Disclaimer: Head for Points is a journalistic website. Nothing here should be construed as financial advice, and it is your own responsibility to ensure that any product is right for your circumstances. Recommendations are based primarily on the ability to earn miles and points and do not consider interest rates, service levels or any impact on your credit history.  By recommending credit cards on this site, I am – technically – acting as a credit broker.  Robert Burgess, trading as Head for Points, is regulated and authorised by the Financial Conduct Authority to act as a credit broker.

Why the Lloyds Avios Amex fraud happened (probably)
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  1. the real harry1 says:

    might suit your student sprog for Easter vac?

    Air China flights available directly on their website to New Zealand for multiple dates in March, April and May 2018.

    OUT 9 March -> RTN 23 March – £517.51
    OUT 18 March -> RTN 1 April – £517.51
    OUT 10 April -> RTN 24 April – £520.51
    OUT 6 May -> RTN 20 May – £520.51

  2. I would be very interested in hearing from anyone who manages to justify the annual fee for the Amex Platinum. Compared to the US card which gives a sizeable amount of the fee straight back in credits, the benefits feel pretty feeble to me. The complimentary partner cards may go some way to dividing the “cost”, but by the same token many of the benefits (lounge access excepted) are shareable anyway.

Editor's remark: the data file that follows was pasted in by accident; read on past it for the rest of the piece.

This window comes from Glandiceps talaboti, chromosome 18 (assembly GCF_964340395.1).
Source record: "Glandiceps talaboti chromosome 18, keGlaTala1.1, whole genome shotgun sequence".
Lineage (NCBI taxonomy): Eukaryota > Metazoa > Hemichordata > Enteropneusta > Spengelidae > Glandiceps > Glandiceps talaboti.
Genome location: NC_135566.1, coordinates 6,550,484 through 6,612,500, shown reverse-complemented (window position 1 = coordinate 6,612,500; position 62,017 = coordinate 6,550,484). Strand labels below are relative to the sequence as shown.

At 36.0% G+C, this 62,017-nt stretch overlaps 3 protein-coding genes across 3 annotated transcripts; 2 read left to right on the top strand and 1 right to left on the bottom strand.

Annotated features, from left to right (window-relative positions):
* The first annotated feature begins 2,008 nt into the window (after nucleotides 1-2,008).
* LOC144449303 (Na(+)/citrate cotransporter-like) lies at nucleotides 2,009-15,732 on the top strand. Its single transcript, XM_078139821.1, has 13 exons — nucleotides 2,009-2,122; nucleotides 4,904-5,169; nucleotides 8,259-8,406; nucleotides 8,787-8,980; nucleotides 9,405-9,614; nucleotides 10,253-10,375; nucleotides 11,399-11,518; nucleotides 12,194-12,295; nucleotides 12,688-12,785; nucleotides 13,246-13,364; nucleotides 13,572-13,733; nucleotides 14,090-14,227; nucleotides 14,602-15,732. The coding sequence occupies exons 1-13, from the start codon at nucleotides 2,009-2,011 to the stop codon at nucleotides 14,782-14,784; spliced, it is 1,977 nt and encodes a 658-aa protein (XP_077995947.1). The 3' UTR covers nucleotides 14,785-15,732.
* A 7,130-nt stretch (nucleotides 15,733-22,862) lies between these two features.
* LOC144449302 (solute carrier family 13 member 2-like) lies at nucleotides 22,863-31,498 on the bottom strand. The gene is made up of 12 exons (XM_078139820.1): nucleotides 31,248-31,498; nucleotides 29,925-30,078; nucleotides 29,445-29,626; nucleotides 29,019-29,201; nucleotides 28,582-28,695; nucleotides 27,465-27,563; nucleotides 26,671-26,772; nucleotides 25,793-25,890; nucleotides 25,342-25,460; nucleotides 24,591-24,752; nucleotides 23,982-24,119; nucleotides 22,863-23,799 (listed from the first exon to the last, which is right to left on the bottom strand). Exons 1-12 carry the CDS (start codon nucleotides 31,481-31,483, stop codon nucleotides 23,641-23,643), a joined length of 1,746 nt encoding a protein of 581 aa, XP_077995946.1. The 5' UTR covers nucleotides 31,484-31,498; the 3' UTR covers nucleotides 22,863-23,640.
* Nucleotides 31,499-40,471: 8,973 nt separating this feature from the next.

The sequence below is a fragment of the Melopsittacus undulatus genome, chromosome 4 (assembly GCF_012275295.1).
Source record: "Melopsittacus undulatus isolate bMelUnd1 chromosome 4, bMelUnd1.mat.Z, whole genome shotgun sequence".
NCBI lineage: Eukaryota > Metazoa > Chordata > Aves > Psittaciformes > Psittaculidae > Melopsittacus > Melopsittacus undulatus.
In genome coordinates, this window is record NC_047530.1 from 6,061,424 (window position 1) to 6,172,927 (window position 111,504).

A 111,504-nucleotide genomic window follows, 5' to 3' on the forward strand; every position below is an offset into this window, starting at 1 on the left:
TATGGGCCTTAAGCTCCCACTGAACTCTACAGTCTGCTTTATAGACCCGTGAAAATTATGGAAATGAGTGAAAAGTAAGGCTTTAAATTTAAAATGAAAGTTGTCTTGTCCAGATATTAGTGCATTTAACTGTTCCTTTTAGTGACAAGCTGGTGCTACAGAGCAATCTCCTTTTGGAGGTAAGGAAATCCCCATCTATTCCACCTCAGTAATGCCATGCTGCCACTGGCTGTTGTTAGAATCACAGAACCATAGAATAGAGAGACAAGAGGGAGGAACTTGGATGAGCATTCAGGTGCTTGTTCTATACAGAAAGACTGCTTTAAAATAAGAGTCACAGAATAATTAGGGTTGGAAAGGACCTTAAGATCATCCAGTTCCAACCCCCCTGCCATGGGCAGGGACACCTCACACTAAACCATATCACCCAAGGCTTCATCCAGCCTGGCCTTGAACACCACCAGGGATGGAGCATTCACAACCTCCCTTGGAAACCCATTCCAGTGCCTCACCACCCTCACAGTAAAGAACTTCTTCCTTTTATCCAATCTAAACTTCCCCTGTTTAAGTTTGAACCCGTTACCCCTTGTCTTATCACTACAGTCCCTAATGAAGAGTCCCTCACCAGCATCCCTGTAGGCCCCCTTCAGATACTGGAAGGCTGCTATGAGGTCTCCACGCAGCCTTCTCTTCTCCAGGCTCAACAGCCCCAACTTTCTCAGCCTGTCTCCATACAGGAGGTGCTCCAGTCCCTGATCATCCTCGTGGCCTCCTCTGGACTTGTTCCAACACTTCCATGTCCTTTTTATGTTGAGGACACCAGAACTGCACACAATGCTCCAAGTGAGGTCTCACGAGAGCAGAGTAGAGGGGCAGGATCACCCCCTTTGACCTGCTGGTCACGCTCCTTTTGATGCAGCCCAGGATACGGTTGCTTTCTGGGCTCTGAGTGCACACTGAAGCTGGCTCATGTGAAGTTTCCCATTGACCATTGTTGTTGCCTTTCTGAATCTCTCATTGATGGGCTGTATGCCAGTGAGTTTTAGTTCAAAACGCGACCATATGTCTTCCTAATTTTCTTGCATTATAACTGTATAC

The smattering of mid tier statuses may be valuable in keeping you out of the worst rooms, there again I’m Platinum with SPG (one of the better chains for status recognition) and things are quite variable even there.

    Just genuinely curious to understand the value proposition for those who use it. I know different cards have different “Amex Offers”, so maybe those are genuinely quite appealing.

    • Many of us old timers still get a free BAPP for having Plat which knocks off £195. Travel insurance save a decent chunk and if you give out supplementary cards to your extended family they get it too. Rest of it is down to travel patterns – whether you value the Priority Pass airport lounge access, Eurostar lounge access, the car hire insurance, the Fine Hotels & Resorts luxury hotel benefits (the guaranteed 4pm check-out is worth a lot to me), hotel status cards etc. My wife also benefits from the PP and hotel status benefits on work travel.

      I also only make HFP payments on my card and therefore write off the £450 as a business expense.